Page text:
Discussion in 'Int Corps' started by Jonnythreesheds, Oct 15, 2012.
The heart of the site is the forum area, including:
Another of the Corps legends passed away at the weekend.
A great shame-told it was a Heart Attack whilst in a hot climate. Hope he didn't suffer. RIP Derek
A cracking bloke...
Anyone remember him executing a Bograt terminal and mortally wounding a WRACs handbag in the process?
That is a great pity. I have fond memories of his time at Int & Sy Gp (V).
I remember him when he was in 7 Int Coy in Germany, and later when he was a PSI with Int & Sy Gp (V) then JSIO. A really nice guy. Couldn't have been that old? (speaking as a wrinkly)
As a bit of interest, and thinking that googling blokes names is a bit of a kick in the teeth, anybody fancy offering anecdotes as to the man?
Uncle Derek was a fine man and excellent RSM, from where I was sitting he had an excellent balance between compassion and command that many would do well to follow.
That.s a commendation
Is this tall thin Derek? What a very sad loss. Our paths only crossed briefly but he struck me as genuine guy, good sense of humour (the way he took the piss out of me on the Monday after my football team was thrashed 7-0 the previous Saturday was brilliant), very approachable but a strong Sgt Maj, Op Int and Spy hits the nail on the head with the balance between compassion and command. It was an example I aimed to emulate. I think he was RSM FIU when the whole I** F***** thing broke. He will be sorely missed. A very sad day. Condolences to his family.
A true Gentleman in uniform - RIP Derek
Just seen this. i first met Derek in 10 Int & Sy Coy when he was the FSC, he was a great role model. Fortunately I had the pleasure of running into him on numerous occasions during the rest of my career. During the time he was RSM FIU (NI) it was always 'Sir'. the day he handed over it was 'welcome back Derek'. A top bloke.
My favorite story about him was when he served in SMIU prior to 10 Int. His then wife Chris ( also sadly deceased now) asked him if he had had a good night the night before. He replied in the affirmative and she replied 'I though so, now please go and remove your car from the neighbour's garden'.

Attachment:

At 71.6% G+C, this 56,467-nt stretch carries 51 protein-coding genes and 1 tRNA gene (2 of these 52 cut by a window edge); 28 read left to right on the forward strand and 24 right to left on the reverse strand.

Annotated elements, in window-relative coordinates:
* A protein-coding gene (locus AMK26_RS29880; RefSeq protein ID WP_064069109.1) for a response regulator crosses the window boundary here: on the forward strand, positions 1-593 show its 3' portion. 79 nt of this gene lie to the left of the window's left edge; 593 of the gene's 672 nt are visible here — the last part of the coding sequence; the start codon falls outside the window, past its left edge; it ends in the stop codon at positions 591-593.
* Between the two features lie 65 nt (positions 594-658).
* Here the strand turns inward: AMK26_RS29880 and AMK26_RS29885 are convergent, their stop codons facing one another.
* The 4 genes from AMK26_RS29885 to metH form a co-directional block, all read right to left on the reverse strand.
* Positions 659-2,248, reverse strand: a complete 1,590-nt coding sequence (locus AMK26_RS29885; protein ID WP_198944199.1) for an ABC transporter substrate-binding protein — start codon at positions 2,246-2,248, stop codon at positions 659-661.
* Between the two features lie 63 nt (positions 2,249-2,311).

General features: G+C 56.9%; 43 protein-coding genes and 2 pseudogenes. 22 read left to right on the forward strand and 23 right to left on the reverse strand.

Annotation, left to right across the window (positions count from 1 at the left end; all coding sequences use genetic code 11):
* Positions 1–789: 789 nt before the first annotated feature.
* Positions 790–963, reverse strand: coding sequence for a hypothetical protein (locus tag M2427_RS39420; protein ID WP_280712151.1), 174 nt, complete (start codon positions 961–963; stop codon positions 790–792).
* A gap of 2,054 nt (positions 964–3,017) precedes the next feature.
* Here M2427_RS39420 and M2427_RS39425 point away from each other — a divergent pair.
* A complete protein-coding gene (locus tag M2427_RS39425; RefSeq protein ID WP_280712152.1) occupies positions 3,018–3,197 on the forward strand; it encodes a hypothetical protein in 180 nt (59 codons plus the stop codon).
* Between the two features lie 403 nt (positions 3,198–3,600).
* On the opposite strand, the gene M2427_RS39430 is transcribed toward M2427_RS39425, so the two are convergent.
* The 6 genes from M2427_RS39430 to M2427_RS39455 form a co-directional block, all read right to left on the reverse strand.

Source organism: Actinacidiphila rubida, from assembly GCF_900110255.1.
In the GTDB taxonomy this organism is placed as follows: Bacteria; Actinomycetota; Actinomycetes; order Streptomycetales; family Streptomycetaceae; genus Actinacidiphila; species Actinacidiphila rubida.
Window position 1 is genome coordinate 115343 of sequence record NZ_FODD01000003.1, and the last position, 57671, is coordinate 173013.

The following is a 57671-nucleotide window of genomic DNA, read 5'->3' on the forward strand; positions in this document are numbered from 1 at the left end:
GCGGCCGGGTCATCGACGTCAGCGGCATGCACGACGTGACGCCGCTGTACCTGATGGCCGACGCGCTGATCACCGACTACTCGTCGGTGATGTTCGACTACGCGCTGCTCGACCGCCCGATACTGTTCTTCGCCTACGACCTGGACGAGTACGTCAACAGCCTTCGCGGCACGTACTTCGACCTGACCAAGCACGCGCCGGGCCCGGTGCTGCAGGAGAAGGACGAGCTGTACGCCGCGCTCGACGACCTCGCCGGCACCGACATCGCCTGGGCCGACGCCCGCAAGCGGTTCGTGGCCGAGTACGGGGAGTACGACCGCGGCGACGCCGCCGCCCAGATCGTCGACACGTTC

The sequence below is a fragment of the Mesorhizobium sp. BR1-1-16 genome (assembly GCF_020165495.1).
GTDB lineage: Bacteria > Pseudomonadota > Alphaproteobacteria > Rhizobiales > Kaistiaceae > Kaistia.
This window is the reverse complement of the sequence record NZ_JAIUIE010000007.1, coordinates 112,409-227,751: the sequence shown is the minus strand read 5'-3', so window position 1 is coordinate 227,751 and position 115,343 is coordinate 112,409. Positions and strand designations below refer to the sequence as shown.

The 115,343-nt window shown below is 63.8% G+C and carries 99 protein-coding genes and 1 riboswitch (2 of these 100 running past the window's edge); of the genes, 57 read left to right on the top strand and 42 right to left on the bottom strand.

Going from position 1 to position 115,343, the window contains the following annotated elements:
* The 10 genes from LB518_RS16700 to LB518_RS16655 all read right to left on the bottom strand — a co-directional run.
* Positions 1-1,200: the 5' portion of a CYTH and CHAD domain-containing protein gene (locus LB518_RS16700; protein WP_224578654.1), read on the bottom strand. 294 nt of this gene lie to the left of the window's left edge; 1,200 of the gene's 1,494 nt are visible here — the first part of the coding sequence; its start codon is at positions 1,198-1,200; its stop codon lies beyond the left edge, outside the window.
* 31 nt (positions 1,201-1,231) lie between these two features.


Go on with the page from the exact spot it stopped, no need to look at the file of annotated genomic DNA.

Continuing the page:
I have only just learned of this sad news, I have great memories of Derek Lawrence as the RSM at FIU many years back, On my first visit to HQ for the RSMs initial interview I was greeted at the door by a nice chap in civvies who chatted quite politely to me as we climbed the stairs to the 1st floor, Following a short wait in the orderly room I was called into the RSMs office to find the same chap had undergone a true Clark Kent stylee transformation into a scary RSM type who made it quite clear what he expected from soldiers in the unit..
A genuinely nice bloke who had enough of a glint in eye to make it clear that you did not want to get in his bad books.
I served with Derek when he was a Cpl in 123 Int Sect (39 Bde Lisburn). I was outside the portacabin when he shot the handbag. He had an ND while cleaning a Walther PPK. He had been on the ranges with some of the guys from the RO. They used to clear their weapons in their office rather than at the pit by the gate at front of the HQ. Derek Walked straight in with the RO guys for a coffee, then back to the Section to clean the PPK but forgot he hadn't unloaded it. I think he got a £300 fine and had to pay for a new handbag!
Top man with a great sense of humour. RIP.
He was my instructor on a course and we subsequently worked together. He was both the ultimate professional and a very cheerful and compassionate colleague. My main memory of him has to be a one week trip to Ontario with him to train Canadian forces in our particular speciality. The phrase 'work hard, play hard' doesn't come close. Highlights included too many jugs of beer, a trip home in a Canadian police car, a brief visit to the US and a lap-dancing club, and many, many laughs. I have a memento of the trip which he created for me on my desk as we speak. RIP Derek.
Separate names with a comma.